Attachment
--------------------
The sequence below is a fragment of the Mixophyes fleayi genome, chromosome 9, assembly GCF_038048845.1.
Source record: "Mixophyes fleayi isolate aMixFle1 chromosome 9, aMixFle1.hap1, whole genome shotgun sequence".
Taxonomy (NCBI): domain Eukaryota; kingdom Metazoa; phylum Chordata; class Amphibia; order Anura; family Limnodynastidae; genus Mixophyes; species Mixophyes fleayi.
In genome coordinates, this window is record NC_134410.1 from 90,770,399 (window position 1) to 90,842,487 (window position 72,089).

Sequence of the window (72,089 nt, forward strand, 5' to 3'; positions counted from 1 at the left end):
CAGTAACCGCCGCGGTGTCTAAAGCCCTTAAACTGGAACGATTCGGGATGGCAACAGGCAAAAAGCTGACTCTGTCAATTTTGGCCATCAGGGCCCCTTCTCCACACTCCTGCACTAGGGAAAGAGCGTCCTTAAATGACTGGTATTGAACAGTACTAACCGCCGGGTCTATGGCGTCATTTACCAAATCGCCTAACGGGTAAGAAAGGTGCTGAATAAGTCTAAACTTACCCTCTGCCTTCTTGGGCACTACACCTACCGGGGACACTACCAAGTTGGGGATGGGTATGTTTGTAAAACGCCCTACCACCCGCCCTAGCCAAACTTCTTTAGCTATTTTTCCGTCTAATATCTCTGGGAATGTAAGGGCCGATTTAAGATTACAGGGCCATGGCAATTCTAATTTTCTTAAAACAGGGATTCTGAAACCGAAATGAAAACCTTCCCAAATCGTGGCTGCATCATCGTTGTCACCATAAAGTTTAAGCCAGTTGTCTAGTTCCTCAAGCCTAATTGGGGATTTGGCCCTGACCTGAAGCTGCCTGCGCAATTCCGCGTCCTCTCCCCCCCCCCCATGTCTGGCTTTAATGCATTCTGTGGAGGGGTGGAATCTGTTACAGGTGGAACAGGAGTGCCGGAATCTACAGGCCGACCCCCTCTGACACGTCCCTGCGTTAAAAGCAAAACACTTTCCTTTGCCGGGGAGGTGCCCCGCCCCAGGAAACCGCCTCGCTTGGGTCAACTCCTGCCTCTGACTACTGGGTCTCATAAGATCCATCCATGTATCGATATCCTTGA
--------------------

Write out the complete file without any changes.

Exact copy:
The sequence below is a fragment of the Mixophyes fleayi genome, chromosome 9, assembly GCF_038048845.1.
Source record: "Mixophyes fleayi isolate aMixFle1 chromosome 9, aMixFle1.hap1, whole genome shotgun sequence".
Taxonomy (NCBI): domain Eukaryota; kingdom Metazoa; phylum Chordata; class Amphibia; order Anura; family Limnodynastidae; genus Mixophyes; species Mixophyes fleayi.
In genome coordinates, this window is record NC_134410.1 from 90,770,399 (window position 1) to 90,842,487 (window position 72,089).

Sequence of the window (72,089 nt, forward strand, 5' to 3'; positions counted from 1 at the left end):
CAGTAACCGCCGCGGTGTCTAAAGCCCTTAAACTGGAACGATTCGGGATGGCAACAGGCAAAAAGCTGACTCTGTCAATTTTGGCCATCAGGGCCCCTTCTCCACACTCCTGCACTAGGGAAAGAGCGTCCTTAAATGACTGGTATTGAACAGTACTAACCGCCGGGTCTATGGCGTCATTTACCAAATCGCCTAACGGGTAAGAAAGGTGCTGAATAAGTCTAAACTTACCCTCTGCCTTCTTGGGCACTACACCTACCGGGGACACTACCAAGTTGGGGATGGGTATGTTTGTAAAACGCCCTACCACCCGCCCTAGCCAAACTTCTTTAGCTATTTTTCCGTCTAATATCTCTGGGAATGTAAGGGCCGATTTAAGATTACAGGGCCATGGCAATTCTAATTTTCTTAAAACAGGGATTCTGAAACCGAAATGAAAACCTTCCCAAATCGTGGCTGCATCATCGTTGTCACCATAAAGTTTAAGCCAGTTGTCTAGTTCCTCAAGCCTAATTGGGGATTTGGCCCTGACCTGAAGCTGCCTGCGCAATTCCGCGTCCTCTCCCCCCCCCCCATGTCTGGCTTTAATGCATTCTGTGGAGGGGTGGAATCTGTTACAGGTGGAACAGGAGTGCCGGAATCTACAGGCCGACCCCCTCTGACACGTCCCTGCGTTAAAAGCAAAACACTTTCCTTTGCCGGGGAGGTGCCCCGCCCCAGGAAACCGCCTCGCTTGGGTCAACTCCTGCCTCTGACTACTGGGTCTCATAAGATCCATCCATGTATCGATATCCTTGA